Colombia’s incoming finance minister seeks to assuage corporate concerns

Colombia’s new leftwing government will not raise taxes on companies but could cut the corporate tax rate by up to five percentage points if conditions allow, the country’s next finance minister said as he sought to calm the nerves of business leaders.

Speaking to the Financial Times, José Antonio Ocampo said companies were shouldering a heavy tax burden and that his tax reform plan, which he hopes to push through before the end of the year, will focus on extracting more tax from wealthy individuals rather than businesses.

“There are too many taxes on companies and not on individuals, and tackling the issue of personal income tax is essential if we want to make the system more progressive,” he said.

Asked what he would do with the corporate tax rate, which stands at 35 per cent, Ocampo said: “If we have room, we’d like to reduce it, but gradually. If you ask me, I think we should gradually get back to the level we had before, that is, 30 per cent.”

Colombia has enacted dozens of tax reform plans in recent decades but few have made a real impact. According to the OECD, only 5 per cent of Colombians pay income tax. Revenue from personal income tax is worth just 1.2 per cent of gross domestic product compared to an OECD average of 8.1 per cent.

Taxes on businesses, on the other hand, are relatively high. The outgoing rightwing government of Iván Duque initially cut the corporate tax rate from 33 to 31 per cent. But when the coronavirus pandemic hit, followed by prolonged street protests against his rule, he was forced to raise it to 35 per cent, its highest level in 15 years and above the Latin American average.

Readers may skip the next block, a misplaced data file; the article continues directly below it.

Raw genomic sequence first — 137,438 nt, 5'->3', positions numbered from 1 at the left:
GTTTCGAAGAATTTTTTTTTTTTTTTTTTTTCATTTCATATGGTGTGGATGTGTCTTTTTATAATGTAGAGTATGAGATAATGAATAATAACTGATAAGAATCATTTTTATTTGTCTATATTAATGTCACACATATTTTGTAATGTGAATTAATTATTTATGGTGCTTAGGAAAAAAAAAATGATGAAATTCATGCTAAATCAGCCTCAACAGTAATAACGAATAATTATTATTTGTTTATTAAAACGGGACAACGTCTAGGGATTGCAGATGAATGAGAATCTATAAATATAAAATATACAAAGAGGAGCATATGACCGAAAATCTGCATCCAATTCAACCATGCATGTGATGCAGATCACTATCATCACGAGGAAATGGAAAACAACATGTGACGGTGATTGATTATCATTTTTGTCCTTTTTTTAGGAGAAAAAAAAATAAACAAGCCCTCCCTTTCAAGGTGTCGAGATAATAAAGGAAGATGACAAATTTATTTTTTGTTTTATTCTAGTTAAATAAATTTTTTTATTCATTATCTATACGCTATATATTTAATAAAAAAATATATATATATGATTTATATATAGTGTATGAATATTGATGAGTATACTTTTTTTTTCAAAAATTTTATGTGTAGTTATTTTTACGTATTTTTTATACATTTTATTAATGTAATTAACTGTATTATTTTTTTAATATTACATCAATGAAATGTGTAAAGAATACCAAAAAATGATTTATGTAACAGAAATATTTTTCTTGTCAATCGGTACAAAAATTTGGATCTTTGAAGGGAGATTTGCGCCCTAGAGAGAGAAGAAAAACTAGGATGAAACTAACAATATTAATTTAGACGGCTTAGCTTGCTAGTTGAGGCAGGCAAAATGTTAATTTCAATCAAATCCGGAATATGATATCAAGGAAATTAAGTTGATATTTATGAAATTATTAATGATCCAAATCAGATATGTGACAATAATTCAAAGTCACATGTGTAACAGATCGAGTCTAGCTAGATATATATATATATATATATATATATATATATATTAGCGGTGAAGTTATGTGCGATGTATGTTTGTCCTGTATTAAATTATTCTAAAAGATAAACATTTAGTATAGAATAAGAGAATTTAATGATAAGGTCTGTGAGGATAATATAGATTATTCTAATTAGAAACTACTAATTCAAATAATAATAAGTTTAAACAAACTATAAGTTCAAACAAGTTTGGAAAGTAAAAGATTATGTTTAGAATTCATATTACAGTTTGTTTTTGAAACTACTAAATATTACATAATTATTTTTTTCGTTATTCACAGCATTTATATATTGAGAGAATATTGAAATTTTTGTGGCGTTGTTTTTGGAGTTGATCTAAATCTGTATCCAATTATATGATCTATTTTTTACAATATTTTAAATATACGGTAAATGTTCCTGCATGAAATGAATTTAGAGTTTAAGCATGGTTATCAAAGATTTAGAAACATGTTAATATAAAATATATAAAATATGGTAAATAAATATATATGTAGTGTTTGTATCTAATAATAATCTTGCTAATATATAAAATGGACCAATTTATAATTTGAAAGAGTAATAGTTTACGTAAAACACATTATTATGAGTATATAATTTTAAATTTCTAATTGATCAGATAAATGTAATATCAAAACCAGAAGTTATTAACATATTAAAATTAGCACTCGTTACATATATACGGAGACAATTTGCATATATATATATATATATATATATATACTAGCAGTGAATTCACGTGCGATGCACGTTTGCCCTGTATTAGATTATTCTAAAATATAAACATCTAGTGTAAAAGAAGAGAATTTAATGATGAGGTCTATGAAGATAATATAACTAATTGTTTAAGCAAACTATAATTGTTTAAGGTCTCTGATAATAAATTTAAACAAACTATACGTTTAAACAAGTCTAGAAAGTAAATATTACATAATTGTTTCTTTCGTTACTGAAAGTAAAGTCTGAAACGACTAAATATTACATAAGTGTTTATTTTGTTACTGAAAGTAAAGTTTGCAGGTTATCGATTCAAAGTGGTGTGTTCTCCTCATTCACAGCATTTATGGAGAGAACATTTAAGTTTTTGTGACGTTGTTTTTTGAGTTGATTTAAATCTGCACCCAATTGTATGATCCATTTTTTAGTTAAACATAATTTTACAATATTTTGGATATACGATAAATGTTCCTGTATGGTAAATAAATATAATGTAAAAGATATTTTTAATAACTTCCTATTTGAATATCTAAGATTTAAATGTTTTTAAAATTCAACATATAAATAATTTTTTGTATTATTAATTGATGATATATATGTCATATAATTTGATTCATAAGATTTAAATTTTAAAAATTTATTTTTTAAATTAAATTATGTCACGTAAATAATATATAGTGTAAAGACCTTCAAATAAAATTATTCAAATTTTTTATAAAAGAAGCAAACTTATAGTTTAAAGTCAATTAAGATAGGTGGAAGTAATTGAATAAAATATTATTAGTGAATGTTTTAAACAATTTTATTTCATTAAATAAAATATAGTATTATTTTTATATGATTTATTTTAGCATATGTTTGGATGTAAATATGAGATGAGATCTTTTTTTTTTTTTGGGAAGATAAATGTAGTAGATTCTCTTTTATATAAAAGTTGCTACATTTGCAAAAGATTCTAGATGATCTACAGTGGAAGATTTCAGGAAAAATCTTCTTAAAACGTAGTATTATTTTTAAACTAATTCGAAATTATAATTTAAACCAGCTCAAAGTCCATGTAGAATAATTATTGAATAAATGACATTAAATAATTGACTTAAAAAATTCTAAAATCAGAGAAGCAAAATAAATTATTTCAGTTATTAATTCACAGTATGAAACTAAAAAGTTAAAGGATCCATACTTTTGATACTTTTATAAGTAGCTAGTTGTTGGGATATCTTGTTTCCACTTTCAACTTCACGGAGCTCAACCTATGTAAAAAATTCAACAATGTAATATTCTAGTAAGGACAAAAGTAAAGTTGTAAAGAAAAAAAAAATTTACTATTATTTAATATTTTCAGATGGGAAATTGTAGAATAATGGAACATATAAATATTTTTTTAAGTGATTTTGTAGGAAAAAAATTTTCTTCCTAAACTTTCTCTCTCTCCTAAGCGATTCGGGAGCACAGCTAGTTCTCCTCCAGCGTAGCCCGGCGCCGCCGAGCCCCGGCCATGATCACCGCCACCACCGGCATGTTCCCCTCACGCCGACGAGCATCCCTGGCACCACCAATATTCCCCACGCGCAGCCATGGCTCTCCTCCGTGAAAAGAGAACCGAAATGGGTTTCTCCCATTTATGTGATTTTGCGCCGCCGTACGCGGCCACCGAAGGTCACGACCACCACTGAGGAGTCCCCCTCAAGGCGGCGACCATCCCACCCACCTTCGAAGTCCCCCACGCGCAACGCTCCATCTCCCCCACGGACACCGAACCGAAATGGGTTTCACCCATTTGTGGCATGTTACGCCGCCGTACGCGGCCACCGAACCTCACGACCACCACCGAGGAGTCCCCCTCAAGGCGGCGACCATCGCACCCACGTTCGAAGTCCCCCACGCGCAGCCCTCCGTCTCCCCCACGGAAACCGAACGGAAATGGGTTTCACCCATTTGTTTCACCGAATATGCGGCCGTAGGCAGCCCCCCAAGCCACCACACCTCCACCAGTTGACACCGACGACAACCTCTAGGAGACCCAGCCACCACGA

Ocampo will become finance minister on August 7 as part of what promises to be the most leftwing government in Colombia’s history. Gustavo Petro, the next president, is a former urban guerrilla who says the country needs nothing short of a social and economic revolution to address deep inequality, widespread poverty and an over-reliance on fossil fuels.

His policies have unnerved some wealthy Colombians, prompting capital flight. Petro wants to impose a wealth tax on the 4,000 largest personal fortunes and extract more from other high earners. His proposals have also spooked some foreign investors, particularly in the hydrocarbons sector, where he is vowing to ban new exploration for oil and coal, cancel fracking pilot projects and prohibit opencast mining.

Ocampo, an experienced 69-year-old economist who served as finance minister and agriculture minister in the 1990s and worked at the central bank and the UN as well as in academia, said foreign investors had nothing to fear from a Petro government.

“Modesty aside, I think my appointment served to calm the markets a lot. At least that’s the message I’m getting,” he said. “This government is going to be responsible in fiscal and monetary matters.”

He said the incoming government would respect Colombia’s fiscal rule and aimed to cut the deficit by three percentage points over four years from its current 7 per cent. The target for government debt is to reduce it to 55 per cent from about 64 per cent.

Ocampo also sought to calm fears about Petro’s planned pension reform, saying it was not an immediate priority. He add that the president-elect was proposing a system that was not much different from the one in the US.

Ocampo said that while the government would follow through on its promise to halt oil exploration, it would take a more lenient approach to gas, which could serve as a transitional energy source as the country moves to renewables.

“I asked him [Petro] specifically if there would be more gas exploration, and he said yes,” Ocampo said.

Asked about another of Petro’s more controversial proposals — that the state would act as employer of last resort, offering work to anyone who could not find it in the private sector — Ocampo said: “That is not going to happen.”

“Obviously, I have to see how we can deliver on what he [Petro] promised on the campaign trail, but at the same time he has to understand that I obviously have my views on the economy, that I hope he shares.”

Asked about their relationship, Ocampo said he had known Petro for years and although they did not come from the same political party or necessarily share the same ideology “he has so far been very courteous to me and we’ve had no difference of opinion”.

“I’ve worked with two presidents before and sometimes they didn’t agree with me,” he said. “But that’s the same in all governments.”

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